But that's only where it starts.
Informing and deforming all policy decisions is that default setting of Netanyahu's Israel, that ever-reliable, Only We Know Best blend of colonialism and kitsch.
Then, of course, there is the model of a society which will elect its leaders not on the basis of how likely they are to keep their promises, but on the basis of how much fear, anger, xenophobia, and coded supremacism they can inspire.
You don't have to dip into the archives to see how this works. Just the past few days will serve fine.
On Saturday night, when Netanyahu addressed the nation from the site of a terror attack for which an armed Palestinian citizen of Israel was being sought, he might well have sought to bring Israelis together, and to stress that the vast majority of Arab Israelis are loyal citizens.
Drawing on his sleazebag of tricks, Netanyahu let it be understood that all Arab citizens – more than one out of every five Israelis - were under suspicion of being disloyal. They were, by implication, not "Israelis through and through."
In a technique sure to be appreciated by Trump, Netanyahu decried lax law enforcement in Arab communities – as if Netanyahu himself were not responsible, as though he hadn't come to power vowing security, as though – and this is the key factor – instead of being led by Israelis Through And Through, the nation is actually, truly, darkly run by an unseen leftist/liberal elite, and always has been.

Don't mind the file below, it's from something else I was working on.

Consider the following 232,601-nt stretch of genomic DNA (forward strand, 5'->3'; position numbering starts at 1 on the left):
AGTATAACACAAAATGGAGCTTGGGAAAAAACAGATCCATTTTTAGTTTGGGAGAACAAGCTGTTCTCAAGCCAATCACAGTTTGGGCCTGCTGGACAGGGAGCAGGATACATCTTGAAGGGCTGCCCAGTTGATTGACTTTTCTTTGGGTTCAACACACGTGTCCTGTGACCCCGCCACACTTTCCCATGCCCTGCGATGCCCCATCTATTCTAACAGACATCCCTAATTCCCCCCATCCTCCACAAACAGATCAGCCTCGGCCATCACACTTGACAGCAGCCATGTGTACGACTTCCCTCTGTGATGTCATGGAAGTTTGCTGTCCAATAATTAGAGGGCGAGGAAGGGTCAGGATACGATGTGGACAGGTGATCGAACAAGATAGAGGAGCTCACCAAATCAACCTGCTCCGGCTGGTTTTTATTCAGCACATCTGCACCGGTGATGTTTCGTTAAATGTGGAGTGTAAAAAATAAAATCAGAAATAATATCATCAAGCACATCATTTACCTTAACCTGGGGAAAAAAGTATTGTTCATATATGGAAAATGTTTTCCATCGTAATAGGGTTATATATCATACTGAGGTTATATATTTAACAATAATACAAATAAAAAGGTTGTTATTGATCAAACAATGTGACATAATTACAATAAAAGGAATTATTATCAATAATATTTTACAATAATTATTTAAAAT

Think: The Republican Party as an Oregon militia. Think, if you're Donald Trump, Netanyahu's Israel on steroids.
Then it got worse.
On Sunday, Netanyahu upped the ante with a new low. Turning aside a torrent of criticism with a Mr. Machismo "I'm not impressed," he stated that lawlessness to be curbed in Arab communities included what he indicated was the excessive volume level of calls to prayer in mosques.
But even then he wasn't done. On Monday, cabinet minister Ze'ev Elkin of Netanyahu's Likud confirmed that a high-profile, nearly $4 budget allocation to redress longstanding discrimination in assistance to Arab communities had been made conditional. "If a local council doesn’t take steps for the good of the State of Israel then it shouldn’t be able to receive funds from it,” he said.
This is the Netanyahu model in full. Fight terrorism with incitement. Just as you would fight fire with arson.
That said, Netanyahu may not find harmony with a President Trump, who has demonstrated maverick independence not only on boilerplate pro-Likud positions, but is also beyond the control of Netanyahu's patrons Sheldon and Miriam Adelson. Netanyahu has also rejected Trump's call for a blanket entry ban on Muslims.
Still, so closely has Trump followed the anti-migrant, anti-minority, scrape-the-sewer Israeli leader's model, that some of his admirers are beginning to remark that, these days, it's actually Netanyahu who's emulating Trump.
A Sunday headline in the arch-conservative Breitbart read: "Netanyahu Echoes Trump on Arab Population Following Tel Aviv Attacks."